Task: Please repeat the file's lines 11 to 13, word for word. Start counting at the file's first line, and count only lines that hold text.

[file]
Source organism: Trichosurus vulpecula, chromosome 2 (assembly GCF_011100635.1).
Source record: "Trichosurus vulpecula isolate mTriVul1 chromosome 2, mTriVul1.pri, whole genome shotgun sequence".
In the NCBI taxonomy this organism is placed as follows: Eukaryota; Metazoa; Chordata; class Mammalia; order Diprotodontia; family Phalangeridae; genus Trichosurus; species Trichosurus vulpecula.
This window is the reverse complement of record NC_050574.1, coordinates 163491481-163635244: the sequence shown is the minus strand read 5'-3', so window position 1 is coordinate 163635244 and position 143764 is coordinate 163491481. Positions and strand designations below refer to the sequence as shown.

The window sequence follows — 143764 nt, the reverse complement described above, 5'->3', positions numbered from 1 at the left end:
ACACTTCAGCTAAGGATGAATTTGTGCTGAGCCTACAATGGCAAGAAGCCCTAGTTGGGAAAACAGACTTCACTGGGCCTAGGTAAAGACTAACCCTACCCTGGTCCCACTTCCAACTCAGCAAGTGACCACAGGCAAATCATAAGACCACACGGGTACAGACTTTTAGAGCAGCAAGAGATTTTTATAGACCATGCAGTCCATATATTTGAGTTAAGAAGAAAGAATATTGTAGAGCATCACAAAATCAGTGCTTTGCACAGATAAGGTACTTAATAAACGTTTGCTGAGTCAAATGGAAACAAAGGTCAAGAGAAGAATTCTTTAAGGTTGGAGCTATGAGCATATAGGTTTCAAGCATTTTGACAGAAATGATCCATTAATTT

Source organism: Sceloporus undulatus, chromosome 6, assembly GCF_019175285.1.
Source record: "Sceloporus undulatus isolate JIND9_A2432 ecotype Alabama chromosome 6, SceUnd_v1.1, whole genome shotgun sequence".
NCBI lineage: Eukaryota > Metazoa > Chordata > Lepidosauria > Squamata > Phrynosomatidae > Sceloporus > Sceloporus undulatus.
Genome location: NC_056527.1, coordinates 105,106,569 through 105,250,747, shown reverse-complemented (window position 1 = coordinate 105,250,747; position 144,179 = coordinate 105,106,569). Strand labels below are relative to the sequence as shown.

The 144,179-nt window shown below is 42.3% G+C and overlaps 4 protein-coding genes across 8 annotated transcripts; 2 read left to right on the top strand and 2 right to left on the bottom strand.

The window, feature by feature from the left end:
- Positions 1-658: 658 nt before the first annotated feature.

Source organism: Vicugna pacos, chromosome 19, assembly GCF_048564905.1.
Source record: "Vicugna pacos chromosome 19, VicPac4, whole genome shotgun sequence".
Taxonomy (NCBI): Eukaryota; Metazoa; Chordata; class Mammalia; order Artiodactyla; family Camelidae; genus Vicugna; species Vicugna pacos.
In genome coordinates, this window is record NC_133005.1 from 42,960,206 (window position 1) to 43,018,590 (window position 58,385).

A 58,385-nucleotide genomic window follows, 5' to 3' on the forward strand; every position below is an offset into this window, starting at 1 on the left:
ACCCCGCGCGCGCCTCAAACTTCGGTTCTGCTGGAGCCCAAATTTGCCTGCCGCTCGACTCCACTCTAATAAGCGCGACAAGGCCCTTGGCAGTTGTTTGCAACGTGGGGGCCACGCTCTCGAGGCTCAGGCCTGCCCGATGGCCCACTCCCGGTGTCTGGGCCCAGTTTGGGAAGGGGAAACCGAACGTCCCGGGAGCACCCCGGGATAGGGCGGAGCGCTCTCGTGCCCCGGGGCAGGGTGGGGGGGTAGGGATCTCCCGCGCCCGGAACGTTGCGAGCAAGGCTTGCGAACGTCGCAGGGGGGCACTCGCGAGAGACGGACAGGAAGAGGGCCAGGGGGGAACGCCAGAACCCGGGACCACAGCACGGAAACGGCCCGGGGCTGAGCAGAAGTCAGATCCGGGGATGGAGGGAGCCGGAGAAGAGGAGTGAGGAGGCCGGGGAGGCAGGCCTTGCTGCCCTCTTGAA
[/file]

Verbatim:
The 144,179-nt window shown below is 42.3% G+C and overlaps 4 protein-coding genes across 8 annotated transcripts; 2 read left to right on the top strand and 2 right to left on the bottom strand.

The window, feature by feature from the left end:
- Positions 1-658: 658 nt before the first annotated feature.